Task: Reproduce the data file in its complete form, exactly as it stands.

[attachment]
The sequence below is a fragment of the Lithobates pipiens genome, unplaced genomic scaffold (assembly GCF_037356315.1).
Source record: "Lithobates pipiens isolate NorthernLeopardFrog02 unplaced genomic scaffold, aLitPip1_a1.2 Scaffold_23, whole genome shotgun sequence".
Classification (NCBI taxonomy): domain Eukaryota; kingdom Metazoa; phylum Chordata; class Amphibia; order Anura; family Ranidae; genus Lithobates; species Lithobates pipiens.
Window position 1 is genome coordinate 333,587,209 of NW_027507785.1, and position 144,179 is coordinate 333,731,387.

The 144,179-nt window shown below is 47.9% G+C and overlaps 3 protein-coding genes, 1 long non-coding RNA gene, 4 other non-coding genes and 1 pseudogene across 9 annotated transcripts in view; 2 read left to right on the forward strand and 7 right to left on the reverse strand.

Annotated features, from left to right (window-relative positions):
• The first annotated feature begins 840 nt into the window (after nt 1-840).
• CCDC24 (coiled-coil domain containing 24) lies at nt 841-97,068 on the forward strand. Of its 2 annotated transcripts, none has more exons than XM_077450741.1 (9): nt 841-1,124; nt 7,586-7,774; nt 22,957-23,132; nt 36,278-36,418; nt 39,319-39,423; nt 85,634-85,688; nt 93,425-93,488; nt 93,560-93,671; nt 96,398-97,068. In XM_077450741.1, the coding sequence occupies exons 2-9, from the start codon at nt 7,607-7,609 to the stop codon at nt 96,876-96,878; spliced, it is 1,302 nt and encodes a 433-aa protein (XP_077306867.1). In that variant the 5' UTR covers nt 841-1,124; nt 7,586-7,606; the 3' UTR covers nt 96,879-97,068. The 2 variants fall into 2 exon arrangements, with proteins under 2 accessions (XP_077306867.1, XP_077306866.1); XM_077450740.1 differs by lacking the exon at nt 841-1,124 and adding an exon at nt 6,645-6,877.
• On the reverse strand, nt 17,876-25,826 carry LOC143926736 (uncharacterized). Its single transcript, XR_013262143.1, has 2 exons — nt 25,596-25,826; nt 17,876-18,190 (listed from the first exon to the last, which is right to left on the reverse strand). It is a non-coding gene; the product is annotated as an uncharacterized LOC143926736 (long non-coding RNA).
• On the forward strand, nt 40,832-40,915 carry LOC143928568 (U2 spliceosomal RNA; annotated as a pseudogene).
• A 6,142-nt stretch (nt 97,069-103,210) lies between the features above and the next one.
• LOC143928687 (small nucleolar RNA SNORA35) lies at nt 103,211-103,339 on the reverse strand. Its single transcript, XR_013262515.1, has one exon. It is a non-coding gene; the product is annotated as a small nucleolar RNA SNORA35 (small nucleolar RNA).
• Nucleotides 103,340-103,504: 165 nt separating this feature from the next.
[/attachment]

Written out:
The sequence below is a fragment of the Lithobates pipiens genome, unplaced genomic scaffold (assembly GCF_037356315.1).
Source record: "Lithobates pipiens isolate NorthernLeopardFrog02 unplaced genomic scaffold, aLitPip1_a1.2 Scaffold_23, whole genome shotgun sequence".
Classification (NCBI taxonomy): domain Eukaryota; kingdom Metazoa; phylum Chordata; class Amphibia; order Anura; family Ranidae; genus Lithobates; species Lithobates pipiens.
Window position 1 is genome coordinate 333,587,209 of NW_027507785.1, and position 144,179 is coordinate 333,731,387.

The 144,179-nt window shown below is 47.9% G+C and overlaps 3 protein-coding genes, 1 long non-coding RNA gene, 4 other non-coding genes and 1 pseudogene across 9 annotated transcripts in view; 2 read left to right on the forward strand and 7 right to left on the reverse strand.

Annotated features, from left to right (window-relative positions):
• The first annotated feature begins 840 nt into the window (after nt 1-840).
• CCDC24 (coiled-coil domain containing 24) lies at nt 841-97,068 on the forward strand. Of its 2 annotated transcripts, none has more exons than XM_077450741.1 (9): nt 841-1,124; nt 7,586-7,774; nt 22,957-23,132; nt 36,278-36,418; nt 39,319-39,423; nt 85,634-85,688; nt 93,425-93,488; nt 93,560-93,671; nt 96,398-97,068. In XM_077450741.1, the coding sequence occupies exons 2-9, from the start codon at nt 7,607-7,609 to the stop codon at nt 96,876-96,878; spliced, it is 1,302 nt and encodes a 433-aa protein (XP_077306867.1). In that variant the 5' UTR covers nt 841-1,124; nt 7,586-7,606; the 3' UTR covers nt 96,879-97,068. The 2 variants fall into 2 exon arrangements, with proteins under 2 accessions (XP_077306867.1, XP_077306866.1); XM_077450740.1 differs by lacking the exon at nt 841-1,124 and adding an exon at nt 6,645-6,877.
• On the reverse strand, nt 17,876-25,826 carry LOC143926736 (uncharacterized). Its single transcript, XR_013262143.1, has 2 exons — nt 25,596-25,826; nt 17,876-18,190 (listed from the first exon to the last, which is right to left on the reverse strand). It is a non-coding gene; the product is annotated as an uncharacterized LOC143926736 (long non-coding RNA).
• On the forward strand, nt 40,832-40,915 carry LOC143928568 (U2 spliceosomal RNA; annotated as a pseudogene).
• A 6,142-nt stretch (nt 97,069-103,210) lies between the features above and the next one.
• LOC143928687 (small nucleolar RNA SNORA35) lies at nt 103,211-103,339 on the reverse strand. Its single transcript, XR_013262515.1, has one exon. It is a non-coding gene; the product is annotated as a small nucleolar RNA SNORA35 (small nucleolar RNA).
• Nucleotides 103,340-103,504: 165 nt separating this feature from the next.